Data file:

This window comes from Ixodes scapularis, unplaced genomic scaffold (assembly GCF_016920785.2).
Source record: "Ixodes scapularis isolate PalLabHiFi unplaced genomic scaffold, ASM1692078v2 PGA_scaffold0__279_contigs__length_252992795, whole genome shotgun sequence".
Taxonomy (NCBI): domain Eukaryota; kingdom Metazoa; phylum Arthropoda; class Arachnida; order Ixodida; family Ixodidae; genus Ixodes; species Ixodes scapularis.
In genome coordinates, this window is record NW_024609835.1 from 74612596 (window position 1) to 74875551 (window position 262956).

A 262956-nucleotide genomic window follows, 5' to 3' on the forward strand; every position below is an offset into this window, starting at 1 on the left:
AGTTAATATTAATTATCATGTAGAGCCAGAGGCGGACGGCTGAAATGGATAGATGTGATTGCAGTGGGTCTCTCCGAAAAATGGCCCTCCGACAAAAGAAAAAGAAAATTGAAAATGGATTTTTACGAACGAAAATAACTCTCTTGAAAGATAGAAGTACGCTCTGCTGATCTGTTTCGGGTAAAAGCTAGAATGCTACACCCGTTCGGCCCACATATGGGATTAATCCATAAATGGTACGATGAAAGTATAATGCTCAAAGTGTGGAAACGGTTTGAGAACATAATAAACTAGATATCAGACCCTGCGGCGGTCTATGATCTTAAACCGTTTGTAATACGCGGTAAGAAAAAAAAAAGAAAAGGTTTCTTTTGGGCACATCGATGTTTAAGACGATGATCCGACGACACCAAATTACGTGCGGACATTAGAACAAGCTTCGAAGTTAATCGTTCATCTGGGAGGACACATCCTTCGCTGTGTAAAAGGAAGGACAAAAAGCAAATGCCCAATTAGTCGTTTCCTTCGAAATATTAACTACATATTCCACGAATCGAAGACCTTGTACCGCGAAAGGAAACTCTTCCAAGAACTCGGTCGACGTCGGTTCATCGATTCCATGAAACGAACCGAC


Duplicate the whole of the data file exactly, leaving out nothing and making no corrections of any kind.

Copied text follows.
This window comes from Ixodes scapularis, unplaced genomic scaffold (assembly GCF_016920785.2).
Source record: "Ixodes scapularis isolate PalLabHiFi unplaced genomic scaffold, ASM1692078v2 PGA_scaffold0__279_contigs__length_252992795, whole genome shotgun sequence".
Taxonomy (NCBI): domain Eukaryota; kingdom Metazoa; phylum Arthropoda; class Arachnida; order Ixodida; family Ixodidae; genus Ixodes; species Ixodes scapularis.
In genome coordinates, this window is record NW_024609835.1 from 74612596 (window position 1) to 74875551 (window position 262956).

A 262956-nucleotide genomic window follows, 5' to 3' on the forward strand; every position below is an offset into this window, starting at 1 on the left:
AGTTAATATTAATTATCATGTAGAGCCAGAGGCGGACGGCTGAAATGGATAGATGTGATTGCAGTGGGTCTCTCCGAAAAATGGCCCTCCGACAAAAGAAAAAGAAAATTGAAAATGGATTTTTACGAACGAAAATAACTCTCTTGAAAGATAGAAGTACGCTCTGCTGATCTGTTTCGGGTAAAAGCTAGAATGCTACACCCGTTCGGCCCACATATGGGATTAATCCATAAATGGTACGATGAAAGTATAATGCTCAAAGTGTGGAAACGGTTTGAGAACATAATAAACTAGATATCAGACCCTGCGGCGGTCTATGATCTTAAACCGTTTGTAATACGCGGTAAGAAAAAAAAAAGAAAAGGTTTCTTTTGGGCACATCGATGTTTAAGACGATGATCCGACGACACCAAATTACGTGCGGACATTAGAACAAGCTTCGAAGTTAATCGTTCATCTGGGAGGACACATCCTTCGCTGTGTAAAAGGAAGGACAAAAAGCAAATGCCCAATTAGTCGTTTCCTTCGAAATATTAACTACATATTCCACGAATCGAAGACCTTGTACCGCGAAAGGAAACTCTTCCAAGAACTCGGTCGACGTCGGTTCATCGATTCCATGAAACGAACCGAC